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Injin

Universities Call For Higher Interest On Student Loans To Plug £1.1Bn Deficit

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http://www.timesonline.co.uk/tol/news/uk/education/article7126137.ece

Graduates should pay back their student loans earlier and at a higher rate of interest in order to reduce the growing deficit in higher education, a powerful coalition of leading universities suggests today.

The Russell Group, which represents 20 institutions, including Oxford, Cambridge and UCL, warns that without drastic action the sector will face debts of £1.1 billion by 2012/13 and put its future “severely at risk”.

“More investment will be needed if research-intensive universities are to maintain and build on recent improvements and continue to provide an internationally excellent learning environment,” the group says.

Its submission to Lord Browne’s independent review of student funding, published today, says that the UK’s undergraduate finance arrangements are among “one of the most generous in the world”.

The current system, in which graduates begin to repay low-interest loans only once they start earning more than £15,000 a year, is designed to cushion them from the usual risks associated with borrowing, the submission says.

It provides “all students with in-built insurance against spiralling debt and inability to repay.

“The lack of a real rate of interest on student loans is, therefore, a subsidy which imposes high costs on the Government, and which exceeds the requirements of ensuring fair access to higher education.”

It adds: “One way of modifying the current system is, therefore, that student loans should carry a real rate of interest, one which would be equivalent to the Government’s overall cost of borrowing.”

Public costs could also be reduced by lowering the threshold at which graduates begin paying back loans, forcing them to start repayments sooner after leaving university.

The submission says that it cost £14,190 to teach a chemistry undergraduate at a Russell Group university in 2007/08. The institution received £10,570 from tuition fees and grants — leaving a funding gap of £3,620.

The group suggests that there are three realistic ways to remedy the current levels of annual deficits:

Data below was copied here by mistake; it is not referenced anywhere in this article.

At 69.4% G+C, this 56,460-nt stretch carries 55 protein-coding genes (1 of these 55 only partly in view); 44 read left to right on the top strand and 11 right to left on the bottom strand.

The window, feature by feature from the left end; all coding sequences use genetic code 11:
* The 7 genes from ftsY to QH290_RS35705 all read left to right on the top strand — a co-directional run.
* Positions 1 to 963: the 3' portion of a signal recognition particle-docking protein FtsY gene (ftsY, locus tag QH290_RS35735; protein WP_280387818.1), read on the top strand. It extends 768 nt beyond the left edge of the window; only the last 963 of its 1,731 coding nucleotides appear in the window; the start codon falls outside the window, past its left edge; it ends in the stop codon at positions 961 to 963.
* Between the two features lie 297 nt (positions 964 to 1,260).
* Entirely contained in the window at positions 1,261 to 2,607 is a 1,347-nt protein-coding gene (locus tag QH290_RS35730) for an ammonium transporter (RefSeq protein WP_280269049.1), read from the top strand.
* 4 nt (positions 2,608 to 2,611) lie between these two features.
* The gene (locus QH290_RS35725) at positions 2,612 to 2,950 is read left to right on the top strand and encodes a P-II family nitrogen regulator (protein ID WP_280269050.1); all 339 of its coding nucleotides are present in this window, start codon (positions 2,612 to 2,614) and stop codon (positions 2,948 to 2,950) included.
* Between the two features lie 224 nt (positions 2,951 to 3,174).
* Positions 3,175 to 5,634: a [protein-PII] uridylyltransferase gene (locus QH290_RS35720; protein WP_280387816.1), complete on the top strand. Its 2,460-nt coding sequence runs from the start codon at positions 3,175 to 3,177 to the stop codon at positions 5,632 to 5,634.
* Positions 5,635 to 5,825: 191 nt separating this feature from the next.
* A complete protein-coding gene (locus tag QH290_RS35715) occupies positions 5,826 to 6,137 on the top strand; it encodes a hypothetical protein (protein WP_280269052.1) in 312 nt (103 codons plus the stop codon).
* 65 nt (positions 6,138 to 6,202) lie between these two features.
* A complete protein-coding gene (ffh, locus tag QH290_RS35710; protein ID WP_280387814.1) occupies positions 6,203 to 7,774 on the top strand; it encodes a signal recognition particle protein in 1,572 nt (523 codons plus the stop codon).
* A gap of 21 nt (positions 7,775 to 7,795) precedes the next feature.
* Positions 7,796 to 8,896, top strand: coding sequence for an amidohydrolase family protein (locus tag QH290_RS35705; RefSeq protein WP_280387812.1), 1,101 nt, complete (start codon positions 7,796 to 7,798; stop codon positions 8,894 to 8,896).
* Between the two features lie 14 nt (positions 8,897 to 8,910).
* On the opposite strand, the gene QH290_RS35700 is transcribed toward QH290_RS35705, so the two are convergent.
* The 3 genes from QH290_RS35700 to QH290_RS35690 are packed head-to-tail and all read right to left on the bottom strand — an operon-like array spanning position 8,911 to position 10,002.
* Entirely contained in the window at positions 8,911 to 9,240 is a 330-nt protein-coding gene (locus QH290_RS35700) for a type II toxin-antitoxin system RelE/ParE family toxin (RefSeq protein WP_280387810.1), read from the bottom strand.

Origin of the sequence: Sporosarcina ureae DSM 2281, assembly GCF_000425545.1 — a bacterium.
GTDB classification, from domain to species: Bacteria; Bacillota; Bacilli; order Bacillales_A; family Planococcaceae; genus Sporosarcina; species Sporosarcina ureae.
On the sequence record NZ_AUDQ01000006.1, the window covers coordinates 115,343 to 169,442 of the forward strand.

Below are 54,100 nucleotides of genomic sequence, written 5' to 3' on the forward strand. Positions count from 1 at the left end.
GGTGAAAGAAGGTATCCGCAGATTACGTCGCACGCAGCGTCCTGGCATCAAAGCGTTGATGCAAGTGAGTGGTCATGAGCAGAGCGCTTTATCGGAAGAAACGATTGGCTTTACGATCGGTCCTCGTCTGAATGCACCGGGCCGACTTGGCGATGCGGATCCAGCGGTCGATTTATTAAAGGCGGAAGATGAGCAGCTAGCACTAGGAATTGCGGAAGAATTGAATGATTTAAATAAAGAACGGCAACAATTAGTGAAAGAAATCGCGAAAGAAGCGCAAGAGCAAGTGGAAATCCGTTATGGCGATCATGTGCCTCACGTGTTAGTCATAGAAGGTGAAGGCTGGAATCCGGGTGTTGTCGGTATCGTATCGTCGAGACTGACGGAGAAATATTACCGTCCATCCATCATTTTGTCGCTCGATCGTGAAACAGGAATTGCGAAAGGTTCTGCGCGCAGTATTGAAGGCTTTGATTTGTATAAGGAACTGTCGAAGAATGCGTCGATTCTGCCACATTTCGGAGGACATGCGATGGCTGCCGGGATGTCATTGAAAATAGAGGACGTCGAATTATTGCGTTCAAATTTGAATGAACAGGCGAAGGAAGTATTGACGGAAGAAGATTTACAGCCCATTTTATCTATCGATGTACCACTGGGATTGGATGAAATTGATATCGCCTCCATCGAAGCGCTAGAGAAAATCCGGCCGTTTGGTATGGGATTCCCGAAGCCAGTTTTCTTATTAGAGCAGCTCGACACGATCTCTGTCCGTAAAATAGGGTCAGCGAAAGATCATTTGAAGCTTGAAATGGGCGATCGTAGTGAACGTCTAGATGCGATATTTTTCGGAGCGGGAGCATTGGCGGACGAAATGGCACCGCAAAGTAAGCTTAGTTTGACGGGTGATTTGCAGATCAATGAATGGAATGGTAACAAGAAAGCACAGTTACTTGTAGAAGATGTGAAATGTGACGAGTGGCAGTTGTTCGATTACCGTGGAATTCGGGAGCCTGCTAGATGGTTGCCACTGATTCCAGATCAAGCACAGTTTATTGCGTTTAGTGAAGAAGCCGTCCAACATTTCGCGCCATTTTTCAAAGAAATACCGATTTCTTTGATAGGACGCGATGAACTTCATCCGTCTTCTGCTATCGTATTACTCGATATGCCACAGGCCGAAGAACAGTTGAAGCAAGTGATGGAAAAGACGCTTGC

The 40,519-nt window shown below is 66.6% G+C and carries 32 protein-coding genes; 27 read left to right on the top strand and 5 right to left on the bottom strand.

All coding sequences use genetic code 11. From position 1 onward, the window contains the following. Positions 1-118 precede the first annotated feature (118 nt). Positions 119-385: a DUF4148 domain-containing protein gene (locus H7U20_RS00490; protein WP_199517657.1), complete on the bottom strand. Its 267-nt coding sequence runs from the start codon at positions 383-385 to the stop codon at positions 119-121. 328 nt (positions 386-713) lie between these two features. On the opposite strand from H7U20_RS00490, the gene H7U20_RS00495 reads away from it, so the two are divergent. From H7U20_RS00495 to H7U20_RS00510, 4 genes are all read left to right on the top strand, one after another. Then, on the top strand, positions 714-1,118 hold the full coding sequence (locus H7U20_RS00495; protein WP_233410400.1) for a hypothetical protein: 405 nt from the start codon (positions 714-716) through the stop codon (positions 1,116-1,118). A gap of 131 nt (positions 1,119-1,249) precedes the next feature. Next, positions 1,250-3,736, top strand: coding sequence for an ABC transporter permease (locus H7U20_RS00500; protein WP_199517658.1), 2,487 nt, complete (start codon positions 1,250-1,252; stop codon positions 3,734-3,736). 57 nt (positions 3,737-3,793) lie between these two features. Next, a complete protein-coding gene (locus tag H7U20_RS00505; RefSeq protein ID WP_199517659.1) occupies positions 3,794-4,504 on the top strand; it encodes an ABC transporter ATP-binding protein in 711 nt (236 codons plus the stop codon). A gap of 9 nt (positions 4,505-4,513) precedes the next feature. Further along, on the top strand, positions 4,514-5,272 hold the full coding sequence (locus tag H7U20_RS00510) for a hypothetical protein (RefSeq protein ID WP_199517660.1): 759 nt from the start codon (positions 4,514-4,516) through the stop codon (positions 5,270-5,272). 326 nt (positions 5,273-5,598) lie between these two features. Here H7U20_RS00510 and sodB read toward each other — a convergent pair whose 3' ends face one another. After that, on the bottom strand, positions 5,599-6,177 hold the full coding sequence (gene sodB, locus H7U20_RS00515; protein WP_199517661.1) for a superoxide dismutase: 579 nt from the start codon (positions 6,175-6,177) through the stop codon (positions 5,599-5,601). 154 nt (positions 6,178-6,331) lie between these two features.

— reduce costs by cutting staff;

— increase income through raising fees for home undergraduates;

— increase income through increasing fees for overseas students.

None of the options could be adopted by themselves, it says.

Although the submission stops short of suggesting higher tuition fees for UK students, it appears to indicate that these other solutions may not be fully workable.

Reducing the deficit through cost cutting would mean axing thousands of staff across the Russell Group, it suggests.

The submission notes that fees paid by international students have become an increasingly important source of income, but adds that the scale of the deficit is such that “eliminating it would require a per annum increase of more than 200 per cent in income from international students”. To do so could jeopardize the stability of the UK international student market.

Sally Hunt, general secretary of the University and College Union, said: “The future for the UK is, as the Russell Group report correctly identifies, as a high-skilled knowledge economy and that requires proper funding for our universities.

“We desperately need to overhaul how universities are funded and move away from the idea that the current review of student funding is merely a question of how much student fees go up by.”

The Russell Group published their submission to the review after pressure from students. The group had previously asked for it to be kept confidential, although they insisted that they had always intended to publish it in due course.